It’s the day after the election — you finally made it. Whether you won or lost your political campaign, your operation won’t end as soon as the results are in. You ran an organization for months that hopefully bore semblance to a well-oiled machine. You likely had people on your payroll, whether it was one campaign manager or a whole team of dedicated staff. You probably had volunteers working around the clock to help get your message out. You definitely haven’t slept enough since the whole shebang started.
If you’re running for office, you need to grow your email list, no matter how small the race. Building your list will take a long time, so it’s important to start as early as possible. If you’ve run for office before, you can start by reengaging your old list. If you’re new to campaigns, you can start with your friends and family, but where do you go from there?
Challenges and Opportunities for Women Running for Office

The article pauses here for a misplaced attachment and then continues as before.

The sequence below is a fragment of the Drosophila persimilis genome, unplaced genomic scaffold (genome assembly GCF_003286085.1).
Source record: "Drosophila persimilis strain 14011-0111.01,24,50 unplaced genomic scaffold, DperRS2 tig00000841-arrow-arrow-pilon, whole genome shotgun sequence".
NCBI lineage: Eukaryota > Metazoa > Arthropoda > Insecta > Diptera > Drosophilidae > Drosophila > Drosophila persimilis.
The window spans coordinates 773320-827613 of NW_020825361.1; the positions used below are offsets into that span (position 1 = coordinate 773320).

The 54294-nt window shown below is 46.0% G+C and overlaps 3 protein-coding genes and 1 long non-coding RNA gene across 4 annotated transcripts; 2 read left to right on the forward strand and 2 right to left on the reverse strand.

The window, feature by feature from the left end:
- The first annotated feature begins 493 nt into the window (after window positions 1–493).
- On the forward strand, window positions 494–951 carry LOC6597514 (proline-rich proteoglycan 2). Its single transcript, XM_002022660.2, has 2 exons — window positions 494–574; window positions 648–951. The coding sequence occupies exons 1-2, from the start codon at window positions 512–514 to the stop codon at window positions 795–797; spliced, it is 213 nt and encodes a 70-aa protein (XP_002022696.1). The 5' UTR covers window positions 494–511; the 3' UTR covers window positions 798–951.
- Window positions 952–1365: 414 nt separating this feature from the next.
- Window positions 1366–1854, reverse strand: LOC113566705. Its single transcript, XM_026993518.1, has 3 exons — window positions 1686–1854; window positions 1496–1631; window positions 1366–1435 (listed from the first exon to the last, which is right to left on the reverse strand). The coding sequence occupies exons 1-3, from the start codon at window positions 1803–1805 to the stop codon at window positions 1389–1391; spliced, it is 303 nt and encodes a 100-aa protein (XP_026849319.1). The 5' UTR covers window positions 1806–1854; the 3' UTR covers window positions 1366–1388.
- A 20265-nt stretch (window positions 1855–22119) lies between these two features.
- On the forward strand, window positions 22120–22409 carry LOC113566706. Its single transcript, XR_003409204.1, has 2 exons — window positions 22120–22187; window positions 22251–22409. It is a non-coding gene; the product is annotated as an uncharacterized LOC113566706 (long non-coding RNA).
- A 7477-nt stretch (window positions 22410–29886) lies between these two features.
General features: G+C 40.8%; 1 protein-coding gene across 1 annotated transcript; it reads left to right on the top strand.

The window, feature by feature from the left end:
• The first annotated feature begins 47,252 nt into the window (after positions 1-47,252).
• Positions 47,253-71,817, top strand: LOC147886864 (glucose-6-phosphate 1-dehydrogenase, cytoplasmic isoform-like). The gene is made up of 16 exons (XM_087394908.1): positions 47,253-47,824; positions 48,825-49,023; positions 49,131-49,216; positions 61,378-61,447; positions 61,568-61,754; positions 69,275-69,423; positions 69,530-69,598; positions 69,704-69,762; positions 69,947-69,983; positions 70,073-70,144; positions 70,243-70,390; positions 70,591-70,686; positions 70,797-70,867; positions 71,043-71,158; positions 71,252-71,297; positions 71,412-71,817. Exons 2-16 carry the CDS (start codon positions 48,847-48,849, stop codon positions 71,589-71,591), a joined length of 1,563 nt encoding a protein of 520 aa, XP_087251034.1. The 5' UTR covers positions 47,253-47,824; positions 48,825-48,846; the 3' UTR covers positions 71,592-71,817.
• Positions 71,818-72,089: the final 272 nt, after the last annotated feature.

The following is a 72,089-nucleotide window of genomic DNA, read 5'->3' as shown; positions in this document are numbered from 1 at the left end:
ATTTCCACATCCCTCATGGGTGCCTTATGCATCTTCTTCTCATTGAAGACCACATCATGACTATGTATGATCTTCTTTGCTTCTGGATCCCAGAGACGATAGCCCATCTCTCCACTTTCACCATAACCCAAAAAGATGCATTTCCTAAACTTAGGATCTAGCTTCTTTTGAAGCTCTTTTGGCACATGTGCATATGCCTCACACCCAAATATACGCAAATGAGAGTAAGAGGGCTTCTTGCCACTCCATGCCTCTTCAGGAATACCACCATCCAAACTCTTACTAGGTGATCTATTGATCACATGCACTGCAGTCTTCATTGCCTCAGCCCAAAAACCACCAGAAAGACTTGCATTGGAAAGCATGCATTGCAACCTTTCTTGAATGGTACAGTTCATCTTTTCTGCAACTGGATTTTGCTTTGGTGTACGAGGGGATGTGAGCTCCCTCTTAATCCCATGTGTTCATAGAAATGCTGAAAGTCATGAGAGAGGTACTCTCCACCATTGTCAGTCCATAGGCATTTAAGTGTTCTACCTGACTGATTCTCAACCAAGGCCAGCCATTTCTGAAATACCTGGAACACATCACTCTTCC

Since Donald Trump was elected in 2016, we have seen women running for office at all levels of government at an unprecedented rate—and winning. We’ve written ultimate guides for running for office in the past, but running for office as a woman comes with a unique set of challenges and opportunities.
Campaign endorsements can make or break a race for a candidate. But how do you get them and what do you do with them? Below are tips on how to determine which endorsements to go after and what to do after you get them to get as much mileage as possible out of your campaign endorsements.
Keith Rosendahl is the past campaign manager for Henry Cuellar for re-election as Congressmen for the 28th Congressional District in Texas. We asked Keith some questions about how COVID-19 has changed the way campaigns run, especially in the lead up to the 2020 election.
1. How has your experience being a campaign manager prepared you for campaigning during a pandemic?
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